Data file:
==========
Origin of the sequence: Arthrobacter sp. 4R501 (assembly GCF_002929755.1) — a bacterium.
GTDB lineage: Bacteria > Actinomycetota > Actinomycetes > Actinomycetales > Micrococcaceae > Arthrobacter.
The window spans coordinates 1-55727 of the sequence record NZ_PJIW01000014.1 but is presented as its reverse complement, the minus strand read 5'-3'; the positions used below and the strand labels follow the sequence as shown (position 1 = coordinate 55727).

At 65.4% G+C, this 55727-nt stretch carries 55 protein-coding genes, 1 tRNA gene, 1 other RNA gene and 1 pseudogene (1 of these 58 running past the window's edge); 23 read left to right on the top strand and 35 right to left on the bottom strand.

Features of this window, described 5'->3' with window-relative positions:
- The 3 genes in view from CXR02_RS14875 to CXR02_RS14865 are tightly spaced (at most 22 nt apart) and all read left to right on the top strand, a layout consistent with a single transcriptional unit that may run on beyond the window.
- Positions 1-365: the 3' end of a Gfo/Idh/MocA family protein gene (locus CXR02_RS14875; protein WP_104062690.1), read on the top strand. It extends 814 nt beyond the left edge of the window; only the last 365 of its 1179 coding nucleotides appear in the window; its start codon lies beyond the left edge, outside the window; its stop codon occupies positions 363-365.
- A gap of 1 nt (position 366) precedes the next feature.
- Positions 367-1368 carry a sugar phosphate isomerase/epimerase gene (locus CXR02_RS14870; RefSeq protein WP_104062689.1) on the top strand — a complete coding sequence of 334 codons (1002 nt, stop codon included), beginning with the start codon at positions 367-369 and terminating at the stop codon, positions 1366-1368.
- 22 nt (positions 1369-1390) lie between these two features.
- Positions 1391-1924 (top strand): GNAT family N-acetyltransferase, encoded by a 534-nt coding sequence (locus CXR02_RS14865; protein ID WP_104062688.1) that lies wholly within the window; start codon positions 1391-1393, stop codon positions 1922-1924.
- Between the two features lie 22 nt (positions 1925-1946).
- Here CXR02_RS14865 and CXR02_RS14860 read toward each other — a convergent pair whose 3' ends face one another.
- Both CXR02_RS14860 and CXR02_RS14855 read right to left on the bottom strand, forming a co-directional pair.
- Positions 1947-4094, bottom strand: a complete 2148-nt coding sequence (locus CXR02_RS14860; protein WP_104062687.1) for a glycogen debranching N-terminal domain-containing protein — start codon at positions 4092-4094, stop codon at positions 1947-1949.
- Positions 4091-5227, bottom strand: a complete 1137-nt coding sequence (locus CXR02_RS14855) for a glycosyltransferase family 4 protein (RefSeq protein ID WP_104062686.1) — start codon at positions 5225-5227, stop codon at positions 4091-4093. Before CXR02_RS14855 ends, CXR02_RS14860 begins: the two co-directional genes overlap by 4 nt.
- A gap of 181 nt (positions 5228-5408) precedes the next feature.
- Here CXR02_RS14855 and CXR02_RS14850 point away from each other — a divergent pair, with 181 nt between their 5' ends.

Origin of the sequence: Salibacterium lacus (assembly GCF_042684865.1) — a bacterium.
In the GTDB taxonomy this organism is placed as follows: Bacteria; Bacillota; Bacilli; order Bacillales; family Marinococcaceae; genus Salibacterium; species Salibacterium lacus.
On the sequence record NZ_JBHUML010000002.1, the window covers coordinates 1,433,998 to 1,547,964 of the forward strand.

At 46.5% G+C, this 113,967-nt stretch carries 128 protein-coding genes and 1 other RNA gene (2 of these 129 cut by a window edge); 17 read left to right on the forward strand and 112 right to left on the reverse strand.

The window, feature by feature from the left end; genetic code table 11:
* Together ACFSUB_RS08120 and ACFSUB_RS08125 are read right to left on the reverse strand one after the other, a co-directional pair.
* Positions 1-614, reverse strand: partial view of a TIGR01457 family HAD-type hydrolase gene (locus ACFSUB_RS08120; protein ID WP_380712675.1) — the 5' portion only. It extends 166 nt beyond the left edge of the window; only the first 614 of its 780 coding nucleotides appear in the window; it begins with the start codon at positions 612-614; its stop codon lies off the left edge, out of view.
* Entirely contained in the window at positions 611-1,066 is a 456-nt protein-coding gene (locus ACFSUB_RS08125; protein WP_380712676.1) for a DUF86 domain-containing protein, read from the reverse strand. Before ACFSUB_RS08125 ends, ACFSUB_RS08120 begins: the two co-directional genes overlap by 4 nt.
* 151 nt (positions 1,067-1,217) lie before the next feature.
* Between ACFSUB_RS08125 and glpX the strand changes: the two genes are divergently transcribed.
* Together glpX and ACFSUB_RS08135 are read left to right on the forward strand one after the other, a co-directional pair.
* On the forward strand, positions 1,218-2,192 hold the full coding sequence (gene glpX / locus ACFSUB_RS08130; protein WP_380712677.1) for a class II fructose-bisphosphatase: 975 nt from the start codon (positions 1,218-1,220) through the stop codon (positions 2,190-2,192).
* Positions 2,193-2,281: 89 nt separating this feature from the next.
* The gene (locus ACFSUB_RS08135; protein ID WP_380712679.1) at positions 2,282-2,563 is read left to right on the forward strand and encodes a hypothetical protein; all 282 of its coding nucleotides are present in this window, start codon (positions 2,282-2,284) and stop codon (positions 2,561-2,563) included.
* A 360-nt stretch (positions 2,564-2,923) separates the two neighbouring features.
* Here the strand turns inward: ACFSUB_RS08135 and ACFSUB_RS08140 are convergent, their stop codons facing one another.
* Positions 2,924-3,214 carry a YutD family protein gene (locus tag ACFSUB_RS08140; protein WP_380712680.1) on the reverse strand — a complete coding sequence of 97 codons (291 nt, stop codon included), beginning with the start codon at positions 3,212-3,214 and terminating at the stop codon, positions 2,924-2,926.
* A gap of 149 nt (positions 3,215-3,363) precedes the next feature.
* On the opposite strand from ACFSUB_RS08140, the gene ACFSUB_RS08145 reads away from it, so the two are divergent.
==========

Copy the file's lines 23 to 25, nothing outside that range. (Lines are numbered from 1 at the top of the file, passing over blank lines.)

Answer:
The window, feature by feature from the left end; genetic code table 11:
* Together ACFSUB_RS08120 and ACFSUB_RS08125 are read right to left on the reverse strand one after the other, a co-directional pair.
* Positions 1-614, reverse strand: partial view of a TIGR01457 family HAD-type hydrolase gene (locus ACFSUB_RS08120; protein ID WP_380712675.1) — the 5' portion only. It extends 166 nt beyond the left edge of the window; only the first 614 of its 780 coding nucleotides appear in the window; it begins with the start codon at positions 612-614; its stop codon lies off the left edge, out of view.